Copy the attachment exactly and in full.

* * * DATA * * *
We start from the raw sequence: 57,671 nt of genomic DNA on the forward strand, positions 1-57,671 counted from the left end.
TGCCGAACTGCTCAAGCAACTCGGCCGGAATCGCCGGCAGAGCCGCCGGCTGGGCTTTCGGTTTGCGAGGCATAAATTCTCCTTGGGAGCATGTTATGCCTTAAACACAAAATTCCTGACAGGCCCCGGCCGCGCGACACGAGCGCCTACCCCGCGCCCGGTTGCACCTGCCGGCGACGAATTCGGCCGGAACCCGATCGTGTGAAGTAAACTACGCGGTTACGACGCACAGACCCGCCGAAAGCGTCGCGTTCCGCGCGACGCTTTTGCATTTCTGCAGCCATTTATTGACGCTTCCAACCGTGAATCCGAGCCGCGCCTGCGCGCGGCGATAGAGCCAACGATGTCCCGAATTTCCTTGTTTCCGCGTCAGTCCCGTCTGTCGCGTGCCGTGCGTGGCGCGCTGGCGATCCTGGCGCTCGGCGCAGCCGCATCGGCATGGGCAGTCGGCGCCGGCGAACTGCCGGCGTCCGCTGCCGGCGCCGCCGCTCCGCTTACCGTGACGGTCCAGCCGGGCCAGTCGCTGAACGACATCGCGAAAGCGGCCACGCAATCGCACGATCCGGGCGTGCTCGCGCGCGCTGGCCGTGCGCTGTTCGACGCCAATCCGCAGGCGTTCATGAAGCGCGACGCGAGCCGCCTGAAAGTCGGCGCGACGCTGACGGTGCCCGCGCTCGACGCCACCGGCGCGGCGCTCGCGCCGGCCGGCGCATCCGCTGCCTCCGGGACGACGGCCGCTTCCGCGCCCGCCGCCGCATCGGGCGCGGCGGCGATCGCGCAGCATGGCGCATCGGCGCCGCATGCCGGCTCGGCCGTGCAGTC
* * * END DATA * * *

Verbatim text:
We start from the raw sequence: 57,671 nt of genomic DNA on the forward strand, positions 1-57,671 counted from the left end.
TGCCGAACTGCTCAAGCAACTCGGCCGGAATCGCCGGCAGAGCCGCCGGCTGGGCTTTCGGTTTGCGAGGCATAAATTCTCCTTGGGAGCATGTTATGCCTTAAACACAAAATTCCTGACAGGCCCCGGCCGCGCGACACGAGCGCCTACCCCGCGCCCGGTTGCACCTGCCGGCGACGAATTCGGCCGGAACCCGATCGTGTGAAGTAAACTACGCGGTTACGACGCACAGACCCGCCGAAAGCGTCGCGTTCCGCGCGACGCTTTTGCATTTCTGCAGCCATTTATTGACGCTTCCAACCGTGAATCCGAGCCGCGCCTGCGCGCGGCGATAGAGCCAACGATGTCCCGAATTTCCTTGTTTCCGCGTCAGTCCCGTCTGTCGCGTGCCGTGCGTGGCGCGCTGGCGATCCTGGCGCTCGGCGCAGCCGCATCGGCATGGGCAGTCGGCGCCGGCGAACTGCCGGCGTCCGCTGCCGGCGCCGCCGCTCCGCTTACCGTGACGGTCCAGCCGGGCCAGTCGCTGAACGACATCGCGAAAGCGGCCACGCAATCGCACGATCCGGGCGTGCTCGCGCGCGCTGGCCGTGCGCTGTTCGACGCCAATCCGCAGGCGTTCATGAAGCGCGACGCGAGCCGCCTGAAAGTCGGCGCGACGCTGACGGTGCCCGCGCTCGACGCCACCGGCGCGGCGCTCGCGCCGGCCGGCGCATCCGCTGCCTCCGGGACGACGGCCGCTTCCGCGCCCGCCGCCGCATCGGGCGCGGCGGCGATCGCGCAGCATGGCGCATCGGCGCCGCATGCCGGCTCGGCCGTGCAGTC